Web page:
Rate cut expectations increase
16th January: Highlights
- No smoke without fire as inflation falls to lowest level in three years
- Trade deal reveal more significant for what it doesn’t say
- German export performance in 2019 illustrates it falling influence in global trade
UK Data points to slowing economy
Inflation increased by 1.3% in December, compared with 1.5% in November. This was the lowest monthly increase since November 2016. Production was also weaker than expected with industrial falling by 1.6% and manufacturing by 1.7%.
Following the heightened sense of confidence after the election and Brexit confirmation, the Government’s task in turning the economy around has been brought into stark relief.
A cut in rates has now become a matter of “when” not “if” as the data has added to the dove’s upper hand.
Michael Saunders, a long-standing member of the MPC, commented yesterday that he is sticking with his view that rates should be cut. While that is no surprise, he has been the doves “poster boy” for some time, he joins a growing number of members who may well vote “cut” in two weeks’ time. The money markets are pricing in a 60% chance of a cut this month compared with 49% just before the release of the data.
As the Government grapples with the issue of whether or not to ring “Big Ben” at 11pm on January 31st to herald Brexit the issues at home are beginning to pile up.
The pound fell to a low of 1.2984 yesterday, but managed to rally versus a weaker dollar to close marginally higher on the day at 1.3030.
Pence confirms Phase Two talks have started
China will import around $200 billion worth of farm products and “other goods and services” over the next two years and the U.S. will reduce tariffs on $120 billion of Chinese imports to 7.5%.
However, while this is no doubt a breakthrough, it does not have the significance that President Trump had hinted at, a fact that was confirmed by the fact that the signing was left to Vice President Pence to complete.
While the U.S. remains the strongest economy in the G7, its ability to influence the global economy is clearly on the wane, with Chinese influence growing in Africa and South America. Not only is China guaranteeing export markets for several countries in those continents, it is also contributing to infrastructure development a methodology never attempted to any degree by the U.S. as its influence grew.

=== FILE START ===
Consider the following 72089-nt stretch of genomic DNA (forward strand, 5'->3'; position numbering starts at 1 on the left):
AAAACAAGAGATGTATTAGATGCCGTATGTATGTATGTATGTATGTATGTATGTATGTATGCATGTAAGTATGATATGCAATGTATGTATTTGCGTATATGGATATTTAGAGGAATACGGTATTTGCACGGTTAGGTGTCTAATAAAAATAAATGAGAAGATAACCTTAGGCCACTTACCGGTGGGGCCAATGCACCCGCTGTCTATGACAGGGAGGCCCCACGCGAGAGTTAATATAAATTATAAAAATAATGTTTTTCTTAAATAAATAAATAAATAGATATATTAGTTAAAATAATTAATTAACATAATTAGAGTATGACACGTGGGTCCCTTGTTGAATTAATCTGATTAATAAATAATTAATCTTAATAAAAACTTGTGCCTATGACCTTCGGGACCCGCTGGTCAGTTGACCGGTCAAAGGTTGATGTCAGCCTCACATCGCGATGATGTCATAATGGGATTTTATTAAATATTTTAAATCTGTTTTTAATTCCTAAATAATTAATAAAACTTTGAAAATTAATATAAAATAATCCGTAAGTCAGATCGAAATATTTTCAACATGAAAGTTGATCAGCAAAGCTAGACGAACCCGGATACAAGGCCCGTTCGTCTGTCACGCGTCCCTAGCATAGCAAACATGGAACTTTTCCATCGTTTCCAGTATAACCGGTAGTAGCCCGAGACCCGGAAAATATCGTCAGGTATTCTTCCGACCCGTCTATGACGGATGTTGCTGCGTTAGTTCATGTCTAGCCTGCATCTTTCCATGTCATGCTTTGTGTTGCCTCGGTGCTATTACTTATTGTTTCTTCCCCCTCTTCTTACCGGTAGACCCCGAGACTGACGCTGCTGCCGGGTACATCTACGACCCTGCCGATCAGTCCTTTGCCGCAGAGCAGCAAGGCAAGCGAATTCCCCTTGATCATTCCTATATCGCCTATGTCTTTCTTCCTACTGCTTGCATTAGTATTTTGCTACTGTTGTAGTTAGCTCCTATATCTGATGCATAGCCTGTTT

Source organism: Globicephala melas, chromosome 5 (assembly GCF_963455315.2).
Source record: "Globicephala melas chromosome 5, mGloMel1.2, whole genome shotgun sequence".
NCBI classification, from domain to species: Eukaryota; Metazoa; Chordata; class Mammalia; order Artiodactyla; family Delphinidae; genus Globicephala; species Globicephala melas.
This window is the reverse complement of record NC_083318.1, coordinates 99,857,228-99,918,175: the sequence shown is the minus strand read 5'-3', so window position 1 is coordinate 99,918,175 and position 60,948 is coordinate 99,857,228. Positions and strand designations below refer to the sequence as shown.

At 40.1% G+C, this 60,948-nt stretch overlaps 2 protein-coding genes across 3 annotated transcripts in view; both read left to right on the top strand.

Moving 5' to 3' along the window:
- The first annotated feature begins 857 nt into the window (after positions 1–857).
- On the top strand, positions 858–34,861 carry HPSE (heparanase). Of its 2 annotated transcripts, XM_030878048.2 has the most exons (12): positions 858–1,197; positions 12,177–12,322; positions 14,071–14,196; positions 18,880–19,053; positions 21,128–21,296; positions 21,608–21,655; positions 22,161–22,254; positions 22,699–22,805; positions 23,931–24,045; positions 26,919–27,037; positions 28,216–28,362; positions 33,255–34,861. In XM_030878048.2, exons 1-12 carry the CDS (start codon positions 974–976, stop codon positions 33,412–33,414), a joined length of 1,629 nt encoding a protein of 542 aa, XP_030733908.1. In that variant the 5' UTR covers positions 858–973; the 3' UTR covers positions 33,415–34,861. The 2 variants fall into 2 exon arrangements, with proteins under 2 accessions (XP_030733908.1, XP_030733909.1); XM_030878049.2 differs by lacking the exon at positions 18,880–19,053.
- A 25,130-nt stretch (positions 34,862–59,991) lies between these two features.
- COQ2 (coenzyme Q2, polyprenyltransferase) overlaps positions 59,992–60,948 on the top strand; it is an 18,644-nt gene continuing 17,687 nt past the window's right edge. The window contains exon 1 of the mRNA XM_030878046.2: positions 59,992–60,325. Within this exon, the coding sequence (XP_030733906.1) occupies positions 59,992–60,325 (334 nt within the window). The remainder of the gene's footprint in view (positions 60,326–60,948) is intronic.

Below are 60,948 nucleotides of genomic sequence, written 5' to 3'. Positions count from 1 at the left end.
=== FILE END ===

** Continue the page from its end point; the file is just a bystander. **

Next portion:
President Trump will be switching to re-election mode sometime in the next month and he is more likely to spend his time attacking the credentials of his rivals than highlighting his achievements. He has the distraction of the impeachment proceedings starting next week and while he will go down in history as only the third President to be impeached, he is in virtually no danger of being forced out of office.
Inflation continues to creep up in the U.S. reaching 2.3% YoY in December against a rise of 2.1% in November. It is unusual for three major economies in the U.S, UK and Eurozone to be pondering rate moves in opposite directions although it is likely to be some time before the Fed is seriously considering a hike.
Yesterday, the dollar index fell to a low of 97.16, closing right on its support at 97.22 as the signing of the trade deal raised global risk appetite.
Merkel labels Brexit a “wakeup call”
Yesterday, in a major interview in Berlin, she acknowledged that Germany on its own is less significant on the global stage and needs the “life insurance” of the European Union to enable it to drive the European agenda.
While very few of Germany’s economic issues can be laid at Mrs Merkel’s door, its performance has drawn unfavourable comparisons with Ireland, one of the smaller members, whose transformation since the financial crisis has been spectacular.
In 2019, the Irish trade surplus grew to Eur 61.6 billion as exports grew by almost 10% overall and 15% to non-EU countries. Germany while dwarfing Ireland overall cannot compete with that growth.
Merkel’s fears for German influence do not only come from outside the borders of the EU. Its poor economic performance has chipped away at how it is perceived within the region. Despite its ills being caused in part by its commitment to its neighbours, Merkel sees issues in other areas and has pinned her hopes on Ursula von der Leyen, a long-time colleague to improve things as President of the EU commission.
Merkel’s challenges will be handed over in a short time as she disappears from the role of Chancellor, leaving an uncertain future behind.
Yesterday the euro remained in its seemingly interminable range, trading between 1.1164 and 1.1118, closing at 1.1152.
About Alan Hill
Alan has been involved in the FX market for more than 25 years and brings a wealth of experience to his content. His knowledge has been gained while trading through some of the most volatile periods of recent history. His commentary relies on an understanding of past events and how they will affect future market performance.”